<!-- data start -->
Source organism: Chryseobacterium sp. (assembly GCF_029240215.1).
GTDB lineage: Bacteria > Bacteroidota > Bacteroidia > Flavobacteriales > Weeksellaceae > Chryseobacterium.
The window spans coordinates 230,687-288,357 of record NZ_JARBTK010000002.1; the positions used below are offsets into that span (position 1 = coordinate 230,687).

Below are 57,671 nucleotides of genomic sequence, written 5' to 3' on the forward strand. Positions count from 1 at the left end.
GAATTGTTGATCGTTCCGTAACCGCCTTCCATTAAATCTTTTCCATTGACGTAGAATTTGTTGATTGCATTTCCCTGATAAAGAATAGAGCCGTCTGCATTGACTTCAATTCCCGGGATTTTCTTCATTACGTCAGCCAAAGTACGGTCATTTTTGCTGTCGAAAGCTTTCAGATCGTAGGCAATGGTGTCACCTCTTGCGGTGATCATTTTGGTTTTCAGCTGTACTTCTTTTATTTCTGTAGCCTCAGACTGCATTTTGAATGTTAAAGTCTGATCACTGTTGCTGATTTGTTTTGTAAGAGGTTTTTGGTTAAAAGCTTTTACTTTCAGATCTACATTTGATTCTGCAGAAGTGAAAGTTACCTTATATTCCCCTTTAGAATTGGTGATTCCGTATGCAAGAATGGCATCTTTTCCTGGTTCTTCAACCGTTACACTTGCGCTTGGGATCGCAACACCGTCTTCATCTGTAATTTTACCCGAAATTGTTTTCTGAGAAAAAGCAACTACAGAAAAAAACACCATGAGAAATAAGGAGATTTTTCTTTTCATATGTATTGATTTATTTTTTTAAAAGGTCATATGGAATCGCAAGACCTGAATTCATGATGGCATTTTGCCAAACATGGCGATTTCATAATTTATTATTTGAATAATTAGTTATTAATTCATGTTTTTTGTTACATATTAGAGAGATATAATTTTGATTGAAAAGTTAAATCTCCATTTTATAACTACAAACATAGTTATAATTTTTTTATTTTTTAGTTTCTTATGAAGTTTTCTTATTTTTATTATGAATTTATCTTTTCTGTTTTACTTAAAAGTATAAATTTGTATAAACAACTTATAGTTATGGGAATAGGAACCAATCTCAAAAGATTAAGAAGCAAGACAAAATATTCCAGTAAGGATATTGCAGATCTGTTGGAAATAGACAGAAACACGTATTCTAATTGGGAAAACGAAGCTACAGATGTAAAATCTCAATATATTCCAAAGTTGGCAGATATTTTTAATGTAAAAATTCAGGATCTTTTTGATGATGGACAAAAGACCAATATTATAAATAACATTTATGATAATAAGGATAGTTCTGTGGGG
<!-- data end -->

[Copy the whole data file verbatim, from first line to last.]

Source organism: Chryseobacterium sp. (assembly GCF_029240215.1).
GTDB lineage: Bacteria > Bacteroidota > Bacteroidia > Flavobacteriales > Weeksellaceae > Chryseobacterium.
The window spans coordinates 230,687-288,357 of record NZ_JARBTK010000002.1; the positions used below are offsets into that span (position 1 = coordinate 230,687).

Below are 57,671 nucleotides of genomic sequence, written 5' to 3' on the forward strand. Positions count from 1 at the left end.
GAATTGTTGATCGTTCCGTAACCGCCTTCCATTAAATCTTTTCCATTGACGTAGAATTTGTTGATTGCATTTCCCTGATAAAGAATAGAGCCGTCTGCATTGACTTCAATTCCCGGGATTTTCTTCATTACGTCAGCCAAAGTACGGTCATTTTTGCTGTCGAAAGCTTTCAGATCGTAGGCAATGGTGTCACCTCTTGCGGTGATCATTTTGGTTTTCAGCTGTACTTCTTTTATTTCTGTAGCCTCAGACTGCATTTTGAATGTTAAAGTCTGATCACTGTTGCTGATTTGTTTTGTAAGAGGTTTTTGGTTAAAAGCTTTTACTTTCAGATCTACATTTGATTCTGCAGAAGTGAAAGTTACCTTATATTCCCCTTTAGAATTGGTGATTCCGTATGCAAGAATGGCATCTTTTCCTGGTTCTTCAACCGTTACACTTGCGCTTGGGATCGCAACACCGTCTTCATCTGTAATTTTACCCGAAATTGTTTTCTGAGAAAAAGCAACTACAGAAAAAAACACCATGAGAAATAAGGAGATTTTTCTTTTCATATGTATTGATTTATTTTTTTAAAAGGTCATATGGAATCGCAAGACCTGAATTCATGATGGCATTTTGCCAAACATGGCGATTTCATAATTTATTATTTGAATAATTAGTTATTAATTCATGTTTTTTGTTACATATTAGAGAGATATAATTTTGATTGAAAAGTTAAATCTCCATTTTATAACTACAAACATAGTTATAATTTTTTTATTTTTTAGTTTCTTATGAAGTTTTCTTATTTTTATTATGAATTTATCTTTTCTGTTTTACTTAAAAGTATAAATTTGTATAAACAACTTATAGTTATGGGAATAGGAACCAATCTCAAAAGATTAAGAAGCAAGACAAAATATTCCAGTAAGGATATTGCAGATCTGTTGGAAATAGACAGAAACACGTATTCTAATTGGGAAAACGAAGCTACAGATGTAAAATCTCAATATATTCCAAAGTTGGCAGATATTTTTAATGTAAAAATTCAGGATCTTTTTGATGATGGACAAAAGACCAATATTATAAATAACATTTATGATAATAAGGATAGTTCTGTGGGG